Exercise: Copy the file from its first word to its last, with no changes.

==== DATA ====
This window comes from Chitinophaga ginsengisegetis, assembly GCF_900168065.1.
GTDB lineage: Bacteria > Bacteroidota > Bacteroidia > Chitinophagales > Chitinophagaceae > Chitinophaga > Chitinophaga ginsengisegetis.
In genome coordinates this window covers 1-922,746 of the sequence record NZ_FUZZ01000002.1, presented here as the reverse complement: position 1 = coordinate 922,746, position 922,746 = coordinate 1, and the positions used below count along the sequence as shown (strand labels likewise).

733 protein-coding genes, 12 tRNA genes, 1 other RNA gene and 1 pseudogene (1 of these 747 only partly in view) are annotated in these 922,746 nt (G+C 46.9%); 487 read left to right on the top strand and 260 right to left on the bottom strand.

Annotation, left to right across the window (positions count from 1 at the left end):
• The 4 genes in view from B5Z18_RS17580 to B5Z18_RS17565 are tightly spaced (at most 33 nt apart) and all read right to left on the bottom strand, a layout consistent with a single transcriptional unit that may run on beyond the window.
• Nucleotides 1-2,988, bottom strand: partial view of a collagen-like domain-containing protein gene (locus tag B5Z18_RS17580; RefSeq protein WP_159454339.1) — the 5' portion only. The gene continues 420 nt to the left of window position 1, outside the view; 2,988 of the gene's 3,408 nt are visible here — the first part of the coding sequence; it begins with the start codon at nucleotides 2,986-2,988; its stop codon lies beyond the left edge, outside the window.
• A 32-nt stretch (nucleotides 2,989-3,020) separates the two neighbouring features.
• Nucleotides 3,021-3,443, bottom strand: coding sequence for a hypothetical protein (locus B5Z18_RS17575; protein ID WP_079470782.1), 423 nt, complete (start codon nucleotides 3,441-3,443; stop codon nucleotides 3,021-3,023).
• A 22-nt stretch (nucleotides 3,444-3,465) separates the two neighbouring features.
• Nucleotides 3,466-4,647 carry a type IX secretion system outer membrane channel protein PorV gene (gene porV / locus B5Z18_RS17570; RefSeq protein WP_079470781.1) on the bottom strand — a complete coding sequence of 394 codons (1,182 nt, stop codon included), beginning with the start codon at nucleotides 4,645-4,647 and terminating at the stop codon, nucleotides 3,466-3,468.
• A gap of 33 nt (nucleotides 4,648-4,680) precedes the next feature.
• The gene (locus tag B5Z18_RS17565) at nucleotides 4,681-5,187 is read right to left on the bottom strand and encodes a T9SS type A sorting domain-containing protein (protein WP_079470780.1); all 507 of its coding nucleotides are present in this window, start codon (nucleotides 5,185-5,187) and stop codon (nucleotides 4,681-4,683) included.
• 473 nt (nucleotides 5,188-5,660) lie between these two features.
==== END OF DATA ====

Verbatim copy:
This window comes from Chitinophaga ginsengisegetis, assembly GCF_900168065.1.
GTDB lineage: Bacteria > Bacteroidota > Bacteroidia > Chitinophagales > Chitinophagaceae > Chitinophaga > Chitinophaga ginsengisegetis.
In genome coordinates this window covers 1-922,746 of the sequence record NZ_FUZZ01000002.1, presented here as the reverse complement: position 1 = coordinate 922,746, position 922,746 = coordinate 1, and the positions used below count along the sequence as shown (strand labels likewise).

733 protein-coding genes, 12 tRNA genes, 1 other RNA gene and 1 pseudogene (1 of these 747 only partly in view) are annotated in these 922,746 nt (G+C 46.9%); 487 read left to right on the top strand and 260 right to left on the bottom strand.

Annotation, left to right across the window (positions count from 1 at the left end):
• The 4 genes in view from B5Z18_RS17580 to B5Z18_RS17565 are tightly spaced (at most 33 nt apart) and all read right to left on the bottom strand, a layout consistent with a single transcriptional unit that may run on beyond the window.
• Nucleotides 1-2,988, bottom strand: partial view of a collagen-like domain-containing protein gene (locus tag B5Z18_RS17580; RefSeq protein WP_159454339.1) — the 5' portion only. The gene continues 420 nt to the left of window position 1, outside the view; 2,988 of the gene's 3,408 nt are visible here — the first part of the coding sequence; it begins with the start codon at nucleotides 2,986-2,988; its stop codon lies beyond the left edge, outside the window.
• A 32-nt stretch (nucleotides 2,989-3,020) separates the two neighbouring features.
• Nucleotides 3,021-3,443, bottom strand: coding sequence for a hypothetical protein (locus B5Z18_RS17575; protein ID WP_079470782.1), 423 nt, complete (start codon nucleotides 3,441-3,443; stop codon nucleotides 3,021-3,023).
• A 22-nt stretch (nucleotides 3,444-3,465) separates the two neighbouring features.
• Nucleotides 3,466-4,647 carry a type IX secretion system outer membrane channel protein PorV gene (gene porV / locus B5Z18_RS17570; RefSeq protein WP_079470781.1) on the bottom strand — a complete coding sequence of 394 codons (1,182 nt, stop codon included), beginning with the start codon at nucleotides 4,645-4,647 and terminating at the stop codon, nucleotides 3,466-3,468.
• A gap of 33 nt (nucleotides 4,648-4,680) precedes the next feature.
• The gene (locus tag B5Z18_RS17565) at nucleotides 4,681-5,187 is read right to left on the bottom strand and encodes a T9SS type A sorting domain-containing protein (protein WP_079470780.1); all 507 of its coding nucleotides are present in this window, start codon (nucleotides 5,185-5,187) and stop codon (nucleotides 4,681-4,683) included.
• 473 nt (nucleotides 5,188-5,660) lie between these two features.